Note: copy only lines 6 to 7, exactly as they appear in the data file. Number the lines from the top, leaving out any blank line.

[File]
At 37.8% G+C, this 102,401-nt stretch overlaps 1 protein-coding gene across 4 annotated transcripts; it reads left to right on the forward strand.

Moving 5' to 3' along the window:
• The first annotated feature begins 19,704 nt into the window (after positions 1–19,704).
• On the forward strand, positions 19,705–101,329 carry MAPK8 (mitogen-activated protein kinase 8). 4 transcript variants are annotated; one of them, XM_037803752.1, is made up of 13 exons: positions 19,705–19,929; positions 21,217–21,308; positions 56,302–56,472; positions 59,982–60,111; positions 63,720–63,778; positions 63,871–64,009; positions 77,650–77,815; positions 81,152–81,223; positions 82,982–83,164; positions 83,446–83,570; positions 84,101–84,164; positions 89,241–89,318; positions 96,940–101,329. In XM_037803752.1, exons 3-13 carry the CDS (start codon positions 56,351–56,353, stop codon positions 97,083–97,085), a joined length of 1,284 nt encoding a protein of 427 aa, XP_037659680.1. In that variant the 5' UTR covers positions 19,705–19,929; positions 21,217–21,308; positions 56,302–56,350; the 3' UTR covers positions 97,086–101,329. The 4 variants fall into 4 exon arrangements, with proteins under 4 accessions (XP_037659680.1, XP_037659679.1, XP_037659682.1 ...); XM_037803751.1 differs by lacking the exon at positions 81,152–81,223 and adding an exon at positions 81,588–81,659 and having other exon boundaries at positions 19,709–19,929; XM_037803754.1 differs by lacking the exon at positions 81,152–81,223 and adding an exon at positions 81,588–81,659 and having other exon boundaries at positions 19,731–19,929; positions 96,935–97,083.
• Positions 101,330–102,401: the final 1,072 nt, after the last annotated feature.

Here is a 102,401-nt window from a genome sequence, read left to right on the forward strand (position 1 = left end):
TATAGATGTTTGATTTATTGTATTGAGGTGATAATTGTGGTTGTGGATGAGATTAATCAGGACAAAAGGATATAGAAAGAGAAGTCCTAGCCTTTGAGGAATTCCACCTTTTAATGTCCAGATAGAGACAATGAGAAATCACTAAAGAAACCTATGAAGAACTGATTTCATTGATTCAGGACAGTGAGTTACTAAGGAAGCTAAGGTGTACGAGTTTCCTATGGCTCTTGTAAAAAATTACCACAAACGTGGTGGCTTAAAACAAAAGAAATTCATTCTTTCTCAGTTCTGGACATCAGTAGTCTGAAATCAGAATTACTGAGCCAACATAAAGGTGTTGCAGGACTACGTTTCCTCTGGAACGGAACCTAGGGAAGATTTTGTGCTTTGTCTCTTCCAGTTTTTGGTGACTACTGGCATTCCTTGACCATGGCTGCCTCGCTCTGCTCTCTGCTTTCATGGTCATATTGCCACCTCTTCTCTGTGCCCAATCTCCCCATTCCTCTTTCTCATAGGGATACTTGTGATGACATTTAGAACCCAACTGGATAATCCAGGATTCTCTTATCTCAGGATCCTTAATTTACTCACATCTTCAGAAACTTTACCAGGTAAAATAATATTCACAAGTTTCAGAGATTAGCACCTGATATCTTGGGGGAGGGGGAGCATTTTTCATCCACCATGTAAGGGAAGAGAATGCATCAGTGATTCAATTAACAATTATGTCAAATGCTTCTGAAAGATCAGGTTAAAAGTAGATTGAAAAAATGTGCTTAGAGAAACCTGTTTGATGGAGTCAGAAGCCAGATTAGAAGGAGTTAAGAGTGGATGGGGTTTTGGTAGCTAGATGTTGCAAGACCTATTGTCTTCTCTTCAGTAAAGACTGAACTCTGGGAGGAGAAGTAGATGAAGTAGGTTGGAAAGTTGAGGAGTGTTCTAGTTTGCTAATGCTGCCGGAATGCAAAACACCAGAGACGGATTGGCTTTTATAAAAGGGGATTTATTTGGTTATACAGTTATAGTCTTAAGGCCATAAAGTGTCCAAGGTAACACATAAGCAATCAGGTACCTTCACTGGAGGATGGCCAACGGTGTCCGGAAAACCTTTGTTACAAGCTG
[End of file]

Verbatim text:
Here is a 102,401-nt window from a genome sequence, read left to right on the forward strand (position 1 = left end):
TATAGATGTTTGATTTATTGTATTGAGGTGATAATTGTGGTTGTGGATGAGATTAATCAGGACAAAAGGATATAGAAAGAGAAGTCCTAGCCTTTGAGGAATTCCACCTTTTAATGTCCAGATAGAGACAATGAGAAATCACTAAAGAAACCTATGAAGAACTGATTTCATTGATTCAGGACAGTGAGTTACTAAGGAAGCTAAGGTGTACGAGTTTCCTATGGCTCTTGTAAAAAATTACCACAAACGTGGTGGCTTAAAACAAAAGAAATTCATTCTTTCTCAGTTCTGGACATCAGTAGTCTGAAATCAGAATTACTGAGCCAACATAAAGGTGTTGCAGGACTACGTTTCCTCTGGAACGGAACCTAGGGAAGATTTTGTGCTTTGTCTCTTCCAGTTTTTGGTGACTACTGGCATTCCTTGACCATGGCTGCCTCGCTCTGCTCTCTGCTTTCATGGTCATATTGCCACCTCTTCTCTGTGCCCAATCTCCCCATTCCTCTTTCTCATAGGGATACTTGTGATGACATTTAGAACCCAACTGGATAATCCAGGATTCTCTTATCTCAGGATCCTTAATTTACTCACATCTTCAGAAACTTTACCAGGTAAAATAATATTCACAAGTTTCAGAGATTAGCACCTGATATCTTGGGGGAGGGGGAGCATTTTTCATCCACCATGTAAGGGAAGAGAATGCATCAGTGATTCAATTAACAATTATGTCAAATGCTTCTGAAAGATCAGGTTAAAAGTAGATTGAAAAAATGTGCTTAGAGAAACCTGTTTGATGGAGTCAGAAGCCAGATTAGAAGGAGTTAAGAGTGGATGGGGTTTTGGTAGCTAGATGTTGCAAGACCTATTGTCTTCTCTTCAGTAAAGACTGAACTCTGGGAGGAGAAGTAGATGAAGTAGGTTGGAAAGTTGAGGAGTGTTCTAGTTTGCTAATGCTGCCGGAATGCAAAACACCAGAGACGGATTGGCTTTTATAAAAGGGGATTTATTTGGTTATACAGTTATAGTCTTAAGGCCATAAAGTGTCCAAGGTAACACATAAGCAATCAGGTACCTTCACTGGAGGATGGCCAACGGTGTCCGGAAAACCTTTGTTACAAGCTG